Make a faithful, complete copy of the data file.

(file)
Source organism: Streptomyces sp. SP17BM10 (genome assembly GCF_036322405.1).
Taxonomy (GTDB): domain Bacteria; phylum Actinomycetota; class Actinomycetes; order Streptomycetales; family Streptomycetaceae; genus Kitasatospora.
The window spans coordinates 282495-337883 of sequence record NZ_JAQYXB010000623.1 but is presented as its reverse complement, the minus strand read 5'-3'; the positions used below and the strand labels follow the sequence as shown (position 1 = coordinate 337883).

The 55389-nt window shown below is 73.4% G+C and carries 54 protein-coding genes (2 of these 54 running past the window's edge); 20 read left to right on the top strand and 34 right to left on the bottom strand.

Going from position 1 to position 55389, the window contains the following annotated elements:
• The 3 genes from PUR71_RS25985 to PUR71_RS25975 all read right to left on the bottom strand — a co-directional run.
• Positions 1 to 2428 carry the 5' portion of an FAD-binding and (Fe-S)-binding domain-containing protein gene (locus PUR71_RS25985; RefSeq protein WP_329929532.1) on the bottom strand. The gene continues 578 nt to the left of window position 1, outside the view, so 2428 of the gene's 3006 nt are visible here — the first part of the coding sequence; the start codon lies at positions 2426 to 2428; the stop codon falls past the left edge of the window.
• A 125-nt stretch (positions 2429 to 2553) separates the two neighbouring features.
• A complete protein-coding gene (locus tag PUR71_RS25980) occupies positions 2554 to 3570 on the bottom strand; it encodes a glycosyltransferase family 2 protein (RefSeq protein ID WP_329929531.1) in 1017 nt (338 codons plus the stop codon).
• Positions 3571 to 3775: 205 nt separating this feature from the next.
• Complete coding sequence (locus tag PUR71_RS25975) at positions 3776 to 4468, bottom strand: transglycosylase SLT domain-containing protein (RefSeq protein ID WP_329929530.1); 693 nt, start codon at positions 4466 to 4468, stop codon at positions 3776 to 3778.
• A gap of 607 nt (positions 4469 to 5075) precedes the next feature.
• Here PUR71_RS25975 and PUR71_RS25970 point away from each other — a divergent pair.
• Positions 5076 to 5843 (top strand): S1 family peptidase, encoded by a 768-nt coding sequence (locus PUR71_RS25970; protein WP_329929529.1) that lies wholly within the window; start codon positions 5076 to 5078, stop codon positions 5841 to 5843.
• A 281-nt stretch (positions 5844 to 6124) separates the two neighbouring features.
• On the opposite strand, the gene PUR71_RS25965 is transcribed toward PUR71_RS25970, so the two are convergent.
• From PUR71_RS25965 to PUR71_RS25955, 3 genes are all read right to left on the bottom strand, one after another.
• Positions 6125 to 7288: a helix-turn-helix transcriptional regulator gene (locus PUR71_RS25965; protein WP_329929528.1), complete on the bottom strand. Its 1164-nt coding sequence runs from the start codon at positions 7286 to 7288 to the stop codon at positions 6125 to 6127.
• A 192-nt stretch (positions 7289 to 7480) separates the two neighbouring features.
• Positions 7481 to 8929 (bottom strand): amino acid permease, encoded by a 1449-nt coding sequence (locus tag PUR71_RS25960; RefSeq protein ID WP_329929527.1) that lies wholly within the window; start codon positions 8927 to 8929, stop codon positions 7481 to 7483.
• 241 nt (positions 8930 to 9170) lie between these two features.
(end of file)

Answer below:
Source organism: Streptomyces sp. SP17BM10 (genome assembly GCF_036322405.1).
Taxonomy (GTDB): domain Bacteria; phylum Actinomycetota; class Actinomycetes; order Streptomycetales; family Streptomycetaceae; genus Kitasatospora.
The window spans coordinates 282495-337883 of sequence record NZ_JAQYXB010000623.1 but is presented as its reverse complement, the minus strand read 5'-3'; the positions used below and the strand labels follow the sequence as shown (position 1 = coordinate 337883).

The 55389-nt window shown below is 73.4% G+C and carries 54 protein-coding genes (2 of these 54 running past the window's edge); 20 read left to right on the top strand and 34 right to left on the bottom strand.

Going from position 1 to position 55389, the window contains the following annotated elements:
• The 3 genes from PUR71_RS25985 to PUR71_RS25975 all read right to left on the bottom strand — a co-directional run.
• Positions 1 to 2428 carry the 5' portion of an FAD-binding and (Fe-S)-binding domain-containing protein gene (locus PUR71_RS25985; RefSeq protein WP_329929532.1) on the bottom strand. The gene continues 578 nt to the left of window position 1, outside the view, so 2428 of the gene's 3006 nt are visible here — the first part of the coding sequence; the start codon lies at positions 2426 to 2428; the stop codon falls past the left edge of the window.
• A 125-nt stretch (positions 2429 to 2553) separates the two neighbouring features.
• A complete protein-coding gene (locus tag PUR71_RS25980) occupies positions 2554 to 3570 on the bottom strand; it encodes a glycosyltransferase family 2 protein (RefSeq protein ID WP_329929531.1) in 1017 nt (338 codons plus the stop codon).
• Positions 3571 to 3775: 205 nt separating this feature from the next.
• Complete coding sequence (locus tag PUR71_RS25975) at positions 3776 to 4468, bottom strand: transglycosylase SLT domain-containing protein (RefSeq protein ID WP_329929530.1); 693 nt, start codon at positions 4466 to 4468, stop codon at positions 3776 to 3778.
• A gap of 607 nt (positions 4469 to 5075) precedes the next feature.
• Here PUR71_RS25975 and PUR71_RS25970 point away from each other — a divergent pair.
• Positions 5076 to 5843 (top strand): S1 family peptidase, encoded by a 768-nt coding sequence (locus PUR71_RS25970; protein WP_329929529.1) that lies wholly within the window; start codon positions 5076 to 5078, stop codon positions 5841 to 5843.
• A 281-nt stretch (positions 5844 to 6124) separates the two neighbouring features.
• On the opposite strand, the gene PUR71_RS25965 is transcribed toward PUR71_RS25970, so the two are convergent.
• From PUR71_RS25965 to PUR71_RS25955, 3 genes are all read right to left on the bottom strand, one after another.
• Positions 6125 to 7288: a helix-turn-helix transcriptional regulator gene (locus PUR71_RS25965; protein WP_329929528.1), complete on the bottom strand. Its 1164-nt coding sequence runs from the start codon at positions 7286 to 7288 to the stop codon at positions 6125 to 6127.
• A 192-nt stretch (positions 7289 to 7480) separates the two neighbouring features.
• Positions 7481 to 8929 (bottom strand): amino acid permease, encoded by a 1449-nt coding sequence (locus tag PUR71_RS25960; RefSeq protein ID WP_329929527.1) that lies wholly within the window; start codon positions 8927 to 8929, stop codon positions 7481 to 7483.
• 241 nt (positions 8930 to 9170) lie between these two features.